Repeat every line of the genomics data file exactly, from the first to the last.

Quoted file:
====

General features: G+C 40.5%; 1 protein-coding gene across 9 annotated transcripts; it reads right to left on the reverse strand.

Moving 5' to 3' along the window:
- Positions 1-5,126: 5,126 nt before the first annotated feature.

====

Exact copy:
General features: G+C 40.5%; 1 protein-coding gene across 9 annotated transcripts; it reads right to left on the reverse strand.

Moving 5' to 3' along the window:
- Positions 1-5,126: 5,126 nt before the first annotated feature.